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An exercise in theatrical futility

The 80th Tony Awards will be held virtually this year, with a date and a host both yet to be determined. However, the few nominations were announced online by James Monroe Iglehart (who played Aladdin in the 2011 Broadway musical), on Thursday, Oct. 15.

Since the Broadway season for this year was set by the American Theatre Wing (ATW) and Actors’ Equity Association to be from June 10, 2019 to April 26, 2020, and Governor Andrew Cuomo of New York called for a statewide lockdown (and suspension of Broadway performances) on the night of March 12, very few shows were able to open within the timeframe of eligibility and allow enough reviewers to see their shows. Therefore, a consensus among much of the theatre community is that hosting these awards this year is merely an exercise in futility.

The greatest example of this comes from the category of Best Actor in a Leading Role in a Musical, in which only one performer, Aaron Tveit (“Moulin Rouge”), was nominated. While the nomination was deserving—Tveit has been passed up for a Tony Award nomination twice (for “Next to Normal and Catch Me If You Can”)—the award show lacks the competitive element that has been a trademark of the Tony Awards in the 73 years prior.

Since only one performer is nominated in their category, Tveit’s triumph is almost inevitable unless over 60 percent of the members of the ATW abstain from voting, which is unprecedented and very unlikely.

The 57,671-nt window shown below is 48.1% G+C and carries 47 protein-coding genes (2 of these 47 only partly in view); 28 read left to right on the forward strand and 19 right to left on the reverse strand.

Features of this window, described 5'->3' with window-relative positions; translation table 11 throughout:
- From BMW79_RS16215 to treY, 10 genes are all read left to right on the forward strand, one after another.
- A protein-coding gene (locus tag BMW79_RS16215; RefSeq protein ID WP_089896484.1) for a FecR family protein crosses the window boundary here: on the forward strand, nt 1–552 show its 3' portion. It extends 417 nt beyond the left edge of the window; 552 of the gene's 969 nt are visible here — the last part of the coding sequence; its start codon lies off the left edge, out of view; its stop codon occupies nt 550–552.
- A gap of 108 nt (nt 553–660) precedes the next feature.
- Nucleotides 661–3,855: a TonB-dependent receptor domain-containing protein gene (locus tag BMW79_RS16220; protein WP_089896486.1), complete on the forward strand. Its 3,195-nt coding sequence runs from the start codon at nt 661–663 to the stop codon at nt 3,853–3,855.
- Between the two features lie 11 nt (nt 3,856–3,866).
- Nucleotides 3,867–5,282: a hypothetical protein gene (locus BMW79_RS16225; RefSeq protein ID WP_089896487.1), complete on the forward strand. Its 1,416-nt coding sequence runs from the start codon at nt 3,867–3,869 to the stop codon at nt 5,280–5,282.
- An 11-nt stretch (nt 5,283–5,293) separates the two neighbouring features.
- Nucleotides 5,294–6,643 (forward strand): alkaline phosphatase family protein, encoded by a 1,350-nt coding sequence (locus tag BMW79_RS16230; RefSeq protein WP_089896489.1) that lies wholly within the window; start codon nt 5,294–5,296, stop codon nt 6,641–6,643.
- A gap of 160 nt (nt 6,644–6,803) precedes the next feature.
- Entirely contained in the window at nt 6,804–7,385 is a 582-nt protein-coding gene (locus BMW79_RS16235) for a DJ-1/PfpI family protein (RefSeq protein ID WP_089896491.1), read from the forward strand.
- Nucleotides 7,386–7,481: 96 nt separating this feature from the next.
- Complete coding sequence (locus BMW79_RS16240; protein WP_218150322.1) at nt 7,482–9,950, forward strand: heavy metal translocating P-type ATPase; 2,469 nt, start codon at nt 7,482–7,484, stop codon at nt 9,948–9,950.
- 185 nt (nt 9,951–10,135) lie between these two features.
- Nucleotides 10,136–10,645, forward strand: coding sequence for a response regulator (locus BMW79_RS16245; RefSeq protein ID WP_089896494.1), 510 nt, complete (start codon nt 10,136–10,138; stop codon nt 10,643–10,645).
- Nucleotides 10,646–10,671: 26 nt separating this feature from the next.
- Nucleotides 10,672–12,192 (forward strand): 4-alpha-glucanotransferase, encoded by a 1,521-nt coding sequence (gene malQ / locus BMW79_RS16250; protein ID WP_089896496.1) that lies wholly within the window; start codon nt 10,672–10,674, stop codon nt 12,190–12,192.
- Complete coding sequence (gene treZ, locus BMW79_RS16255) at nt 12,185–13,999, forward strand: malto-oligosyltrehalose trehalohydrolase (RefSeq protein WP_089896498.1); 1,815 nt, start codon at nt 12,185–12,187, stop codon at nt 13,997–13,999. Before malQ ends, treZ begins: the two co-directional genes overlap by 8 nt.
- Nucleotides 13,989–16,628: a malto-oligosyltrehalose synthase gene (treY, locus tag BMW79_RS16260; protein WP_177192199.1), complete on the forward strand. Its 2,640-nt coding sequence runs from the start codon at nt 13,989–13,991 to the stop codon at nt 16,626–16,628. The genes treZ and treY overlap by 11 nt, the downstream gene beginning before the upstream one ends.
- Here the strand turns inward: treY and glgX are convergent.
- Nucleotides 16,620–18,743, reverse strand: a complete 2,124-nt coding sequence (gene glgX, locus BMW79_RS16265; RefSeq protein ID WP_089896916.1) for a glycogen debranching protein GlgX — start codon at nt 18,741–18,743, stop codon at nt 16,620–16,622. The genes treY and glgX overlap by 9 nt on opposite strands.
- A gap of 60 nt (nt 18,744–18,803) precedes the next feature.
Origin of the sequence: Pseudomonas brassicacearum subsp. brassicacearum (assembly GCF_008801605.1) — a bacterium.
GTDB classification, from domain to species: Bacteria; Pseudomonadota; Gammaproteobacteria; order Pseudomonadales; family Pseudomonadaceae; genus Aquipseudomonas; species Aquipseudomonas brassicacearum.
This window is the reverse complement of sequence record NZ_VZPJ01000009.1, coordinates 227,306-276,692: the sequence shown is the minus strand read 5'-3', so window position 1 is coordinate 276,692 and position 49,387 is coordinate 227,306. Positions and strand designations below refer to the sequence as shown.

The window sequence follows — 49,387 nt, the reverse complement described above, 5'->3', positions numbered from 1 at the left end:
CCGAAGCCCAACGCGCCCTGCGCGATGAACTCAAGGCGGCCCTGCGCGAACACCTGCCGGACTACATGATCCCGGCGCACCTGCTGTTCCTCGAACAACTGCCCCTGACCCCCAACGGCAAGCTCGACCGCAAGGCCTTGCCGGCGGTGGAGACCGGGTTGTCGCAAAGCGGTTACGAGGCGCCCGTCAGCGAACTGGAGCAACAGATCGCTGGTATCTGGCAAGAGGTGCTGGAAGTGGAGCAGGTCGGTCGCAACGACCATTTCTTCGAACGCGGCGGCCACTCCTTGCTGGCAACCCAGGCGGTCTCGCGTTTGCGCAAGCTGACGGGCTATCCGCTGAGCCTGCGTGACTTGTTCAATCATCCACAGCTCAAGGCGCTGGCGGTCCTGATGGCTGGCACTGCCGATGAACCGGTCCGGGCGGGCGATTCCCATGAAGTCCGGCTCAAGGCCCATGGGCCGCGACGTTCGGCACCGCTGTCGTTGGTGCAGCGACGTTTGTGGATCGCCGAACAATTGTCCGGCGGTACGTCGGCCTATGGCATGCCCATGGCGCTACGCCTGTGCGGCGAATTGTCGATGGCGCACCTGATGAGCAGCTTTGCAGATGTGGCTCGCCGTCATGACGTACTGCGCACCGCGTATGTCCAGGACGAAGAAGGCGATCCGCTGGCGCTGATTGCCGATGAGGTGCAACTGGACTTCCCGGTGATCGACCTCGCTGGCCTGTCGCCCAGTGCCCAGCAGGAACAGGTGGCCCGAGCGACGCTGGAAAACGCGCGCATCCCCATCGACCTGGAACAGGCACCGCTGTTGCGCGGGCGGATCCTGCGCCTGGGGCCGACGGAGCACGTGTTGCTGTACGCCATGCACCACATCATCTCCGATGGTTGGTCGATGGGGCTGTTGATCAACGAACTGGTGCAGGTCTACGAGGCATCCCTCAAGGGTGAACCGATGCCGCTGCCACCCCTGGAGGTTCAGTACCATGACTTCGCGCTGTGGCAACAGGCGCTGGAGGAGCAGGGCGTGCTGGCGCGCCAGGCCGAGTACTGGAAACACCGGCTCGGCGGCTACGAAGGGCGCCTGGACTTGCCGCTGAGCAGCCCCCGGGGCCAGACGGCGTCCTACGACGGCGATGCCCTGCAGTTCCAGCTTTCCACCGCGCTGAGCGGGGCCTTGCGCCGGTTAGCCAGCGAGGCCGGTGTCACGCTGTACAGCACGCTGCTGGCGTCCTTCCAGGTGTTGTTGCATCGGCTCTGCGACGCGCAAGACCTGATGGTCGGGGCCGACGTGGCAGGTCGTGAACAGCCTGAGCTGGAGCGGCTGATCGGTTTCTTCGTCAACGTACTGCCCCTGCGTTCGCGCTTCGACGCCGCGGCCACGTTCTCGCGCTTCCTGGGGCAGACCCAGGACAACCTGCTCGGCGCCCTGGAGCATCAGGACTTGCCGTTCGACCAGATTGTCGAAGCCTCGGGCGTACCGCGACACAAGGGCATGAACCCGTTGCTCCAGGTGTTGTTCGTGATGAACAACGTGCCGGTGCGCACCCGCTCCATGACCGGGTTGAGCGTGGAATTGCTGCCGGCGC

The consensus among the theatre community is that hosting this year’s Tony Awards is ultimately pointless. Many, including John Gielgud (“Hamlet” at the Old Vic Theater in London), have spoken out against award shows because art, such as theatre, is subjective, and awarding one over the other does nothing but give the winning production more prestige and attention.

The Tony Awards have previously faced criticism for awarding the Best Musical to productions that merely convey popular messages instead of earning better reviews. For instance, in 2004, “Wicked” was awarded despite many reviewers  famously giving the production horrible reviews when contrasted with those of another contender, “Avenue Q.”

Also, During a time when performers and crew members have been out of work and gone several months without pay, the Tony Awards seem even more unnecessary. Money would be spent on lavish displays to laud the few shows that managed to be eligible rather than used to help unemployed performers through the Actors’ Fund, for instance. To compare, the 2019 Academy Awards was reported to have cost a total of $44 million, according to ABC News.

Lastly, there was only one original musical to open within the window of eligibility: “The Lightning Thief: The Percy Jackson Musical.” Then, in a stunning display of overshadowing on the part of the ATW (the organization that nominates Broadway performers and crew members), the production was not even nominated. Although it did receive mediocre reviews, the production should be nominated, since no other original musicals managed to be released. In fact, this is the only year where the nominees for Best Score were all plays and not musicals. That fact is so unprecedented that the committee had to rename the category.

In conclusion, as Robert Manion of Team Starkid said on Twitter, the ATW should postpone the Tony Awards, or cancel them altogether, and give the money they would utilize for it to the performers and crew members who need it. Instead of parading the few nominees for no reason whatsoever, the ATW should use their lofty and financially sound platform to help those in need.

 

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